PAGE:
By Jonnelle Marte and Kate Duguid
(Reuters) -The Federal Reserve will start selling its stakes in 16 bond exchange-traded funds next week, the Fed Bank of New York said on Thursday, the first step in unwinding a nearly $14 billion corporate credit portfolio that helped restore order to a market that had become unhinged early in the COVID-19 pandemic.
The New York Fed’s plan for gradually disposing of those holdings came a day after the Federal Reserve Board said it would shed the assets of the Secondary Market Corporate Credit Facility (SMCCF), one of a bevy of emergency measures launched last spring to shore up financial markets badly shaken by the pandemic’s rapid spread and disruption to the economy.
The SMCCF ultimately saw little use, but Fed officials said the mere fact of establishing it helped to restore market confidence, allowing credit to keep flowing to households and businesses. It, along with most of the Fed’s other emergency credit programs, formally closed to new asset purchases at the end of last year.
The decision to fully wind it down “indicates that the Fed views the corporate bond market as fully healed, and I would agree,” said David Del Vecchio, U.S. corporate investment grade bond portfolio manager at PGIM.
As of April 30, the facility had $13.8 billion of debt outstanding, including about $8.6 billion of stakes in 16 corporate bond ETFs and $5.2 billion of corporate bonds, according to Fed data.
The Fed said the sales will be “gradual and orderly,” taking into account daily liquidity and trading conditions.
The New York Fed, which manages the corporate credit facility, said ETF sales would start on June 7 and it will start selling the bonds later this summer. The Fed plans to sell all of the SMCCF’s holdings by year end.
The corporate bond market showed little response to the move and it is not expected to have further major effects. Early in the New York session all 16 corporate bond ETFs held by the Fed were trading modestly lower, down by between 0.05% and 0.35%. By afternoon, some of those moves had reversed.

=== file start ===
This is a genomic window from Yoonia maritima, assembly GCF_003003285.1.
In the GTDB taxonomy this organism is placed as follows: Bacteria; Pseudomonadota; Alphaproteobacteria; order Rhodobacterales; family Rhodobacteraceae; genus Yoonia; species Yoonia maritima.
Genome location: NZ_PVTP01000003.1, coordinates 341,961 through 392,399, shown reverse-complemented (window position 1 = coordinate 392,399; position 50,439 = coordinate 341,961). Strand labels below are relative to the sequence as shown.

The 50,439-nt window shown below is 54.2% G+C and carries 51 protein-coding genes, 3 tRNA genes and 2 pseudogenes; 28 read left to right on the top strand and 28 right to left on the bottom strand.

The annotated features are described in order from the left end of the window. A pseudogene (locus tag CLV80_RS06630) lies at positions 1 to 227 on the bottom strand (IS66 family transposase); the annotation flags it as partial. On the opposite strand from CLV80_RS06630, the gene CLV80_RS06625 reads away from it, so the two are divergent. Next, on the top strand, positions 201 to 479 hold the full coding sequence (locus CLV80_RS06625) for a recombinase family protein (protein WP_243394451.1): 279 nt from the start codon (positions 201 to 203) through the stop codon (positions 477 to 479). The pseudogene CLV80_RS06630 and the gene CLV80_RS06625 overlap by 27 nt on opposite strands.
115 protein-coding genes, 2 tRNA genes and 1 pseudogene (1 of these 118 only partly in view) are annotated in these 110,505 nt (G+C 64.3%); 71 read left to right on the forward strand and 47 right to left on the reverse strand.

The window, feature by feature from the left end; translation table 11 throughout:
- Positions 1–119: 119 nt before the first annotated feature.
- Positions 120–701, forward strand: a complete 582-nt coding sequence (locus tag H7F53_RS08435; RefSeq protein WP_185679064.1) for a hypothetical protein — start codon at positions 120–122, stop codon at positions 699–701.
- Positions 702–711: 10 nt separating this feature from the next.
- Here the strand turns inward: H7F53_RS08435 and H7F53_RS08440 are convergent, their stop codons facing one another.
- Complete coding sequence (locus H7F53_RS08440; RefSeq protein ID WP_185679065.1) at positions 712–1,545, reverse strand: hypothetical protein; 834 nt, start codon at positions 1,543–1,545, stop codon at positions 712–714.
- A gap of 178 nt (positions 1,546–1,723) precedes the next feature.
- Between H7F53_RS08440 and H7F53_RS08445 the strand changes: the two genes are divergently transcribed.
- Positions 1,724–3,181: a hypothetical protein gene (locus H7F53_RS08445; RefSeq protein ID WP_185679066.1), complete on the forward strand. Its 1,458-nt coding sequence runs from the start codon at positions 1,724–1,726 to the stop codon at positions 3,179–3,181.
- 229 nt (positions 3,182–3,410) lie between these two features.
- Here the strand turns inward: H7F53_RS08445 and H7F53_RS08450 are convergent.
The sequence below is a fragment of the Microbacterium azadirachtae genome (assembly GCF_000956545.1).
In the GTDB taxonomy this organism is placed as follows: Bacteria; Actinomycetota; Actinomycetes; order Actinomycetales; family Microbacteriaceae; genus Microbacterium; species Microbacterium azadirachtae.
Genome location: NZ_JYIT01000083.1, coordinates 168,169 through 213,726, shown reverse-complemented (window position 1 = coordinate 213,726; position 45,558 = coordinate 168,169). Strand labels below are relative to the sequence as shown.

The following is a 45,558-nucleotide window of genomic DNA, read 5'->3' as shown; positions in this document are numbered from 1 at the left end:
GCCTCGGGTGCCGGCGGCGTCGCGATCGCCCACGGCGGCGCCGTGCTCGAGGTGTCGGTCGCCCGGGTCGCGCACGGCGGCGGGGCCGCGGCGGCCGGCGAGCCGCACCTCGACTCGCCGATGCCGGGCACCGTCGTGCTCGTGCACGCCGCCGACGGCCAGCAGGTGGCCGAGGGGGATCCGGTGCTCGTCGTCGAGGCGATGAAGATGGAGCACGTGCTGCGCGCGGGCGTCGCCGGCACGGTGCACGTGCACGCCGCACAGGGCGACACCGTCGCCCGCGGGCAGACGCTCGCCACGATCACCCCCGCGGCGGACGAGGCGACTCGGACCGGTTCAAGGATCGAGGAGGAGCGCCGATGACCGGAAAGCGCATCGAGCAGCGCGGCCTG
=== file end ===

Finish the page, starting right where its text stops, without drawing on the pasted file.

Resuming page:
“It’s such a small amount I think the actual selling is going to be irrelevant to the market,” said Monica Erickson, head of investment grade corporate debt at DoubleLine.
NO TAPER TELL? SOME WONDER
The move came as markets are on high alert for any signal the Fed may be ready to start withdrawing the massive support it has provided to the economy during the crisis through near-zero interest rates and large-scale asset purchases.
After Wednesday’s announcement, a Fed official said the decision to wind down the SMCCF was unrelated to monetary policy. The central bank is separately buying $120 billion a month in government securities to support the economy as part of its monetary policy.
A full debate among policy makers about when to start reducing those purchases appears imminent, and some market participants were skeptical of the Fed’s assertion there was no connection to that process.
Bank of America analysts, for instance, said the corporate bond announcement suggested that the U.S. central bank was closer to normalizing monetary policy than markets expect.
Others, however, said that while the Fed may be preparing to discuss tapering, the announcement didn’t offer new insight.
“It doesn’t signal anything too new, since we know they are ‘talking about talking about’ tapering. But to be honest, I don’t think they’d be unwinding the corporate facility if they weren’t also getting closer to tapering time,” said Tom Graff, head of fixed income at Brown Advisory.
Prior to the Fed announcement on Wednesday, Philadelphia Fed Bank President Patrick Harker said that while the central bank planned to keep interest rates “low for long,” it may be time “to at least think about thinking about tapering our $120 billion in monthly Treasury bond and mortgage-backed securities purchases.”
(Reporting by Jonnelle Marte and Kate Duguid; Editing by Jonathan Oatis and Andrea Ricci)